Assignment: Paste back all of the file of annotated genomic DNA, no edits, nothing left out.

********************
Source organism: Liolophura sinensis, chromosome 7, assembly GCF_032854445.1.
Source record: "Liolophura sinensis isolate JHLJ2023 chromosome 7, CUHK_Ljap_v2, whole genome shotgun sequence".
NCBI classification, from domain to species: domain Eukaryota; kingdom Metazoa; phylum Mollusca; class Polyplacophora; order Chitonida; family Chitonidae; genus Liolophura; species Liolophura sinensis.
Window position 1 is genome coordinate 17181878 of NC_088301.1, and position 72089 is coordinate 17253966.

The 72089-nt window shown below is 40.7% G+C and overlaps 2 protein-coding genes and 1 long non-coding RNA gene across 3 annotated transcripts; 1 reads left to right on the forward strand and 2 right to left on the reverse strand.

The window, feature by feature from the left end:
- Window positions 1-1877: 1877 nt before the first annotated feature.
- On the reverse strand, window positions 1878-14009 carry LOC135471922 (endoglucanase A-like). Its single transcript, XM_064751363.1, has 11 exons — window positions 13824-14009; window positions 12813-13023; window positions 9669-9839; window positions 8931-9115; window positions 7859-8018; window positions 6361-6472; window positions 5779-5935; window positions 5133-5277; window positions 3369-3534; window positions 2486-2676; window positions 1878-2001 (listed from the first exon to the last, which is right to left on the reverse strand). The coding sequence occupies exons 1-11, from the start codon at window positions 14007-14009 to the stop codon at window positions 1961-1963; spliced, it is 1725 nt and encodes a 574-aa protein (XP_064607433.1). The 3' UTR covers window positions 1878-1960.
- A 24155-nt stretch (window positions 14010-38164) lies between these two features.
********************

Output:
Source organism: Liolophura sinensis, chromosome 7, assembly GCF_032854445.1.
Source record: "Liolophura sinensis isolate JHLJ2023 chromosome 7, CUHK_Ljap_v2, whole genome shotgun sequence".
NCBI classification, from domain to species: domain Eukaryota; kingdom Metazoa; phylum Mollusca; class Polyplacophora; order Chitonida; family Chitonidae; genus Liolophura; species Liolophura sinensis.
Window position 1 is genome coordinate 17181878 of NC_088301.1, and position 72089 is coordinate 17253966.

The 72089-nt window shown below is 40.7% G+C and overlaps 2 protein-coding genes and 1 long non-coding RNA gene across 3 annotated transcripts; 1 reads left to right on the forward strand and 2 right to left on the reverse strand.

The window, feature by feature from the left end:
- Window positions 1-1877: 1877 nt before the first annotated feature.
- On the reverse strand, window positions 1878-14009 carry LOC135471922 (endoglucanase A-like). Its single transcript, XM_064751363.1, has 11 exons — window positions 13824-14009; window positions 12813-13023; window positions 9669-9839; window positions 8931-9115; window positions 7859-8018; window positions 6361-6472; window positions 5779-5935; window positions 5133-5277; window positions 3369-3534; window positions 2486-2676; window positions 1878-2001 (listed from the first exon to the last, which is right to left on the reverse strand). The coding sequence occupies exons 1-11, from the start codon at window positions 14007-14009 to the stop codon at window positions 1961-1963; spliced, it is 1725 nt and encodes a 574-aa protein (XP_064607433.1). The 3' UTR covers window positions 1878-1960.
- A 24155-nt stretch (window positions 14010-38164) lies between these two features.